Palm Beach Mayor Danielle Moore said the town strongly opposes the Port of Palm Beach’s plans for a major expansion.
Moore said at Thursday’s Town Council meeting that Palm Beach will reach out to neighboring communities in search of allies to help fight the expansion effort. One of those communities, Palm Beach Shores on nearby Singer Island, has already joined forces with the town.
A draft of the port’s 20-year master plan calls for deepening the Port of Palm Beach Inlet where ships move through. Port officials say the existing infrastructure of the port limits cargo growth and cruise ship operations.
Moore said she and Town Manager Kirk Blouin met with a port consultant last year to learn about the plans and to register the town’s opposition.
“I’m not sure it was a fruitful discussion,” Moore said. “Every plan they had we found offensive and not acceptable.”
But Moore said the port’s consultant didn’t appear to her to be interested in the town’s opinion.
“It seemed to us as if they were merely informing us what they intend to do, which is not what we felt was the most conducive way to get everybody on the same page,” she said. “It’s a battle we are going to have to fight, and we will.”
In an interview later Thursday, Moore said any expansion of the port, whether it be for cruise ships or cargo, has the potential to adversely affect residents of Palm Beach’s North End.
“It could be noise, pollution coming off the boats – you’ve got a myriad of things that could happen,” she said.
The expansion also would adversely affect the environment, including seagrasses, and the local ecotourism industry, Moore said.
Moore said she called Palm Beach Shores Mayor Alan Fiers Thursday and that he expressed his opposition to the expansion plan.
In an interview, Fiers said Palm Beach Shores “adamantly opposes any widening, deepening or changing of the Palm Beach Inlet.”
Widening the inlet requires hydraulic blasting which can cause structural damage to surrounding houses and buildings, Fiers said.
He said the Port of Palm Beach is too small, and the turning basin around Peanut Island is too tight, to accommodate the large container vessels that the port wishes to attract.
“There is no reason for this port to think they can compete with Jacksonville, Fort Lauderdale or Miami, who have natural egresses and access to their port areas, as opposed to cuts,” Fiers said. “This [Port of Palm Beach] is a manmade port and manmade channel.”
Palm Beach Shores joined Palm Beach and other allies in preventing the port from deepening and widening the inlet about 10 years ago. Fiers said his town is just as determined this time around.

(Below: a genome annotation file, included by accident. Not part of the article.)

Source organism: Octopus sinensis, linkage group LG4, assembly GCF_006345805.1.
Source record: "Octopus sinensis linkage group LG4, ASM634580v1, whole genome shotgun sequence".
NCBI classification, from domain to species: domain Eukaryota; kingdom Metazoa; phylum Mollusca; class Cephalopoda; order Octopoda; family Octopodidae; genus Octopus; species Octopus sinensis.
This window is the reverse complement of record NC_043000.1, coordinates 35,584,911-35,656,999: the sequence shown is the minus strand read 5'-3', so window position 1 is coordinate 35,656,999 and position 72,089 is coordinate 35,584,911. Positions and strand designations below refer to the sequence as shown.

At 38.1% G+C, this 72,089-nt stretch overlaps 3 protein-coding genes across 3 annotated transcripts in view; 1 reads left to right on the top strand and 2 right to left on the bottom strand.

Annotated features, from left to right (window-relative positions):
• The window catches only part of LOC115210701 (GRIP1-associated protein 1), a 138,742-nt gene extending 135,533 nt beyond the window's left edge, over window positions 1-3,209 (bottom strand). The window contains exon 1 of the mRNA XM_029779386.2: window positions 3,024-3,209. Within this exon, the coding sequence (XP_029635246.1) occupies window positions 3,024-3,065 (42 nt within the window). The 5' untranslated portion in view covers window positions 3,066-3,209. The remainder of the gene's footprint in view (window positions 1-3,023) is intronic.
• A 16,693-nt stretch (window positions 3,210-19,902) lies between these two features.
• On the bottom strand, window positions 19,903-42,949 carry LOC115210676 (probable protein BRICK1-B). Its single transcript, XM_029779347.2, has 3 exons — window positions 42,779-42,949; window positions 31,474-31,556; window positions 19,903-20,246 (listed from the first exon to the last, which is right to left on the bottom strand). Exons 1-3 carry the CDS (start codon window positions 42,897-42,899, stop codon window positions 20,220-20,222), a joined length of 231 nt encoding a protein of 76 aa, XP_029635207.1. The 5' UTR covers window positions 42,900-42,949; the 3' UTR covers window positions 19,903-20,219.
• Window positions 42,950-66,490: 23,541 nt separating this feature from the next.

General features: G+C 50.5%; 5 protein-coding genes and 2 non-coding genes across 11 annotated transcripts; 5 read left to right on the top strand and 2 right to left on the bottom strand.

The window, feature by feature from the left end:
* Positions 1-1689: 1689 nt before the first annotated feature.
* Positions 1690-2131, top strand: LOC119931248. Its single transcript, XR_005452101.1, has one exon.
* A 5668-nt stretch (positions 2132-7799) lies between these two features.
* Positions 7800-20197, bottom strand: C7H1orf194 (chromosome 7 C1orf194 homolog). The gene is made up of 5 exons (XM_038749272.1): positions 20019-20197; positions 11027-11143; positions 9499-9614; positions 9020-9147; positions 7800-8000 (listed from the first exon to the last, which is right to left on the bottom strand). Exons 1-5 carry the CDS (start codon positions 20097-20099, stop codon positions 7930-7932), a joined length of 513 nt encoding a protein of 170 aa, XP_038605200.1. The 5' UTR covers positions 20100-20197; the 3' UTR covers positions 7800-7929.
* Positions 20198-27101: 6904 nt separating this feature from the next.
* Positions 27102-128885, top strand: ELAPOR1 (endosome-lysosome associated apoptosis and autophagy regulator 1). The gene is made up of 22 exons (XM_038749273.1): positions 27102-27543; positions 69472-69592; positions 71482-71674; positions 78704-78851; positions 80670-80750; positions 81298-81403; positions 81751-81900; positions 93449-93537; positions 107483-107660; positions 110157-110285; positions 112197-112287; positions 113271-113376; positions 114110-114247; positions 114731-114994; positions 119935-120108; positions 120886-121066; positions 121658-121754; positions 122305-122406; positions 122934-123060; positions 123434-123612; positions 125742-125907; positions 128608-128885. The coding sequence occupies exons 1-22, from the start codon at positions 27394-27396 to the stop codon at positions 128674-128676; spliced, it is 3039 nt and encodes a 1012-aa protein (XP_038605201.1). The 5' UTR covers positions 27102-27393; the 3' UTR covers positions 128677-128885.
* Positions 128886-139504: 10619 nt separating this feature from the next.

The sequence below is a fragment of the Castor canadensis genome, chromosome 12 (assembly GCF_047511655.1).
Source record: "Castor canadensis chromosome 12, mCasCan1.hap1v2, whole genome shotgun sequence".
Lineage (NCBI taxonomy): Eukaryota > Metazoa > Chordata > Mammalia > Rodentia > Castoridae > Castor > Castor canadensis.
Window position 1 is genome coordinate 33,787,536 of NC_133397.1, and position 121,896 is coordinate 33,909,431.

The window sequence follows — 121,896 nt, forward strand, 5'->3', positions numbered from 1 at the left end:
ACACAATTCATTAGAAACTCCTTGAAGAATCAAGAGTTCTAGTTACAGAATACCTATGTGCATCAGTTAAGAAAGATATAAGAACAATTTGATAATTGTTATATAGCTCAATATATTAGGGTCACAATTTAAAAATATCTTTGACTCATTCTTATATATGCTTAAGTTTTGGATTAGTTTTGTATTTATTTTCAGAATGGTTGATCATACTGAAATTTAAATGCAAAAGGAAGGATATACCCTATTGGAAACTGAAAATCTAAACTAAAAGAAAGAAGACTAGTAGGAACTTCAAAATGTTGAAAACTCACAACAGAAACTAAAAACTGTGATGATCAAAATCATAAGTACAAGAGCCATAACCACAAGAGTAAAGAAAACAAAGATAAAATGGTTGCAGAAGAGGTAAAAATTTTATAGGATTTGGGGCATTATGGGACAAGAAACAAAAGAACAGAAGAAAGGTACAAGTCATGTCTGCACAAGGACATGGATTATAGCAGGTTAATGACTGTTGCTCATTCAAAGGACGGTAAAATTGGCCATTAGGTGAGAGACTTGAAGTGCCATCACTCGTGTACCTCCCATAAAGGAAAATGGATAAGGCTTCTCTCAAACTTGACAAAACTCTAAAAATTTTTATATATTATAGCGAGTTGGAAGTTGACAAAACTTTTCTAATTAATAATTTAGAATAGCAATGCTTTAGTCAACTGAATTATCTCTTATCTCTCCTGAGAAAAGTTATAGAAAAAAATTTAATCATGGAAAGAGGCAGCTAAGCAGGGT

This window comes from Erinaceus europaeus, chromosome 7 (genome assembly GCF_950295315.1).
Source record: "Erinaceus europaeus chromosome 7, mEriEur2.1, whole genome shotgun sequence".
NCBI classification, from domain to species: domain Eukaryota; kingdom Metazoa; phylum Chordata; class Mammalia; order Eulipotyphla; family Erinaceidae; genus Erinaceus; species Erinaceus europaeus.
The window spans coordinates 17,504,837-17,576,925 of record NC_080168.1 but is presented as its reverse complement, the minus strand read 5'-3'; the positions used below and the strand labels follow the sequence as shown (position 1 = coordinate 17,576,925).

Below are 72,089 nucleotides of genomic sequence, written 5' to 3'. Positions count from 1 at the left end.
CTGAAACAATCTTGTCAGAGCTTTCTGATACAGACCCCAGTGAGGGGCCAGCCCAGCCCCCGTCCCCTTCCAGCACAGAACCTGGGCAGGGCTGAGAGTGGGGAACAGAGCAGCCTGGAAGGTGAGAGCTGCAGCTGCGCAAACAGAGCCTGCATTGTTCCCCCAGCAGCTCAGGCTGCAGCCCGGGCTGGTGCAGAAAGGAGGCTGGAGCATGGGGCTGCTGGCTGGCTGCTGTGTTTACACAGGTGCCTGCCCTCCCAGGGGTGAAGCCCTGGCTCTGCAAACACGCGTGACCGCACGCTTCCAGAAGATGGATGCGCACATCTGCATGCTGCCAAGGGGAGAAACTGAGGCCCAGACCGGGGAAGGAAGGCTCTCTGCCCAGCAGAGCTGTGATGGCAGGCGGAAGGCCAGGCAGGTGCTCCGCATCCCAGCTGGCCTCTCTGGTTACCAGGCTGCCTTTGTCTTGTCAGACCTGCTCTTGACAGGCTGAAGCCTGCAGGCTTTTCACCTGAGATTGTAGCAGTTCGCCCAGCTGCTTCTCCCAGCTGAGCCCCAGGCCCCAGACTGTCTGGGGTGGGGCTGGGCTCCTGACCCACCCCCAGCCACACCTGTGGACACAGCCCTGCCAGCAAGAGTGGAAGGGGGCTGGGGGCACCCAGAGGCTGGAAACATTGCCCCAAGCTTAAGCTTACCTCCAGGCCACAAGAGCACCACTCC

Palm Beach Shores and Palm Beach have scheduled a joint meeting with the port and its consultant, Moffett & Nichol, on Oct. 19 to discuss the current plan, he said.
“We’ll make our position known then, and go from there,” Fiers said. “We’ll be pretty adamant about it.”
The port consultant has put together a three-phase master strategic plan that would require the port to buy surrounding property to increase its size, expand the current cargo terminal for operations and storage and deepen the channel.
No budget or cost benefit analysis has been presented. Environmental and traffic studies still must be done.
Councilwoman Bobbie Lindsay said the town needs to reassemble the old coalition, including the local “eco-economy,” such as dive boats, snorkelers and other recreational interests, that successfully prevented the port’s last expansion attempt in 2014.
“It’s important, when they start rumbling like this, to get ahead of the curve,” she said.
Robert Holuba, chairman of the Palm Beach Civic Association’s Port of Palm Beach/Peanut Island Committee, said the port’s tenants do not require a deeper or wider channel or turning basin to conduct their operations.
“Their current tenants don’t need what their master plan is proposing,” Holuba said. “I don’t see [major tenants] Florida Crystals or Tropical Shipping going away, and I don’t see [the port’s] land getting any larger.”
He said the port is deep in debt from infrastructure investments over the last 20 years, including the cruise terminal and office building.
“They have no reserves to do any of this,” Holuba said. “They need to get funded by the federal government. We will fight it the same way we did nine years ago when we created a coalition of folks who opposed it.”